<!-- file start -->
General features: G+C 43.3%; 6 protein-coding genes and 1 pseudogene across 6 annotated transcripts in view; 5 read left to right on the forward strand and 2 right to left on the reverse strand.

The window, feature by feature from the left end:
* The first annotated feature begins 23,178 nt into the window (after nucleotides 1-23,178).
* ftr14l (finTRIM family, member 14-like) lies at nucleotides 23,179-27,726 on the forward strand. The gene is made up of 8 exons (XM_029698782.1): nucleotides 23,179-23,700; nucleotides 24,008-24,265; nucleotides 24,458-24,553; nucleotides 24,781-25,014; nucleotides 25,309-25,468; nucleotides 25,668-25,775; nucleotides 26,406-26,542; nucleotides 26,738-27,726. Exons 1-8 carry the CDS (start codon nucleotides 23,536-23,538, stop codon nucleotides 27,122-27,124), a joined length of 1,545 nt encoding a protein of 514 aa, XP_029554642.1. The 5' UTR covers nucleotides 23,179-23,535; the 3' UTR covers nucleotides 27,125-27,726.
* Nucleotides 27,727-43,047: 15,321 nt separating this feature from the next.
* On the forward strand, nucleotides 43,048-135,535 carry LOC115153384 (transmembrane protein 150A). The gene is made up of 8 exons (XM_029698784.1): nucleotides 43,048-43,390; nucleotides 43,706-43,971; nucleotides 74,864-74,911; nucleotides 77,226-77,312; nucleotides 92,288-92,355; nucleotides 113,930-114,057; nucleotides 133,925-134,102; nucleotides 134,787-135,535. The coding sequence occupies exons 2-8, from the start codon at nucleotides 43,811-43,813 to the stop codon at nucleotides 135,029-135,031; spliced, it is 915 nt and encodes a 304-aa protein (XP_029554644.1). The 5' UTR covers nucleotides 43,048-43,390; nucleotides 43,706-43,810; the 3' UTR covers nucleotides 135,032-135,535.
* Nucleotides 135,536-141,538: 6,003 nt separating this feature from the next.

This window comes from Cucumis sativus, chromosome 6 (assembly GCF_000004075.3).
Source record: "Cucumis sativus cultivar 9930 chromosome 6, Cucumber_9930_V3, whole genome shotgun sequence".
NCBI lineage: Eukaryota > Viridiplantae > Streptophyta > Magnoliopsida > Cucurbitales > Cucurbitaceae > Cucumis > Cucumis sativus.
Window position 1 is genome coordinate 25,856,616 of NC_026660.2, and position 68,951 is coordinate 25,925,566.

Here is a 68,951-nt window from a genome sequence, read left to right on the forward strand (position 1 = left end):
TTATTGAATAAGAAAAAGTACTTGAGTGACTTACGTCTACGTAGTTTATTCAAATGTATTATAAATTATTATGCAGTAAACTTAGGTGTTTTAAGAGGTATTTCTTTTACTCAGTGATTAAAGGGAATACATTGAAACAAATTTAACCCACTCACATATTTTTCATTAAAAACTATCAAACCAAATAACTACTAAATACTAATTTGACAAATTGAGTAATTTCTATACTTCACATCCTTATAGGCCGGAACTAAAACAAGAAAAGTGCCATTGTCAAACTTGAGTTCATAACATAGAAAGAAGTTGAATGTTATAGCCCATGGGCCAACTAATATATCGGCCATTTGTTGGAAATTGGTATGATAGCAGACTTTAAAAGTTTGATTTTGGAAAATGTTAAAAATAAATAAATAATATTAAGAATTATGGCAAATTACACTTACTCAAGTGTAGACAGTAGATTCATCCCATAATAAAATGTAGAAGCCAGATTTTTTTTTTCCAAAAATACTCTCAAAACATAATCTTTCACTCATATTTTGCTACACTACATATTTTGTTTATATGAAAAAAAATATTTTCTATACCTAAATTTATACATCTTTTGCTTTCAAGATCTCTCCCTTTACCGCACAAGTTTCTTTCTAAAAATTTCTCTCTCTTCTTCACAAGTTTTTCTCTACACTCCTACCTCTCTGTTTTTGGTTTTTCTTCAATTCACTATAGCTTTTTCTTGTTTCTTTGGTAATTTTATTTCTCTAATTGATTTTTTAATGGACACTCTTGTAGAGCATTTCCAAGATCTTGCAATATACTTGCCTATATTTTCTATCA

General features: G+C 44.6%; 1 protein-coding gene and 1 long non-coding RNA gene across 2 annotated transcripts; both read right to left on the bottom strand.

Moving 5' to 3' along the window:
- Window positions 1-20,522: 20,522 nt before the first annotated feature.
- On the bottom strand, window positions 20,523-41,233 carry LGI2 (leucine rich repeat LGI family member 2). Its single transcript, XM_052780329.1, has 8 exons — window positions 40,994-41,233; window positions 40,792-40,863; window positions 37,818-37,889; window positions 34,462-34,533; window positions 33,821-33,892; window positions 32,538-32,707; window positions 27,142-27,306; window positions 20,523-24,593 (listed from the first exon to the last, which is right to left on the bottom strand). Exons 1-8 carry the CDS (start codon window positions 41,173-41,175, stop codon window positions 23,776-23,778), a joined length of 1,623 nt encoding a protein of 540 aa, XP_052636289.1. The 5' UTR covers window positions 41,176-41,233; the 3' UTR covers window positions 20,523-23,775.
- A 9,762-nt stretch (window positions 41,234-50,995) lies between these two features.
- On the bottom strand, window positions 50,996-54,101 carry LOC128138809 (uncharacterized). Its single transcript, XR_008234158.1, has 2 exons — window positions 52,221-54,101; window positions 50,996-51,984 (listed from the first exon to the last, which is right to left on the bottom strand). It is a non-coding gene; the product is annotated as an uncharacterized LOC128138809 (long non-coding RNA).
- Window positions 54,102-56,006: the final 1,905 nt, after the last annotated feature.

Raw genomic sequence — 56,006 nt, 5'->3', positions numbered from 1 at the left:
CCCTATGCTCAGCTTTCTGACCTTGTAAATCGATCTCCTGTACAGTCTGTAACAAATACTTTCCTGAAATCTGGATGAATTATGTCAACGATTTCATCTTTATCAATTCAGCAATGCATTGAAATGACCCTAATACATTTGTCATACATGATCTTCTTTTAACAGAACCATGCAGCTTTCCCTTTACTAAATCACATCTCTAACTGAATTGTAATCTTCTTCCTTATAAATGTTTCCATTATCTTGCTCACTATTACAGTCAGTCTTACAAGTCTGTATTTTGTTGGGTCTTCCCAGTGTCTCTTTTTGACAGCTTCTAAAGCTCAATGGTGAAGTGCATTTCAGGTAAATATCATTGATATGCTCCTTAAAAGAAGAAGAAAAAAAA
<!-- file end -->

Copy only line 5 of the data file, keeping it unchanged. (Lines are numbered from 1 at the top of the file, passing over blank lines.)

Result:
* Nucleotides 27,727-43,047: 15,321 nt separating this feature from the next.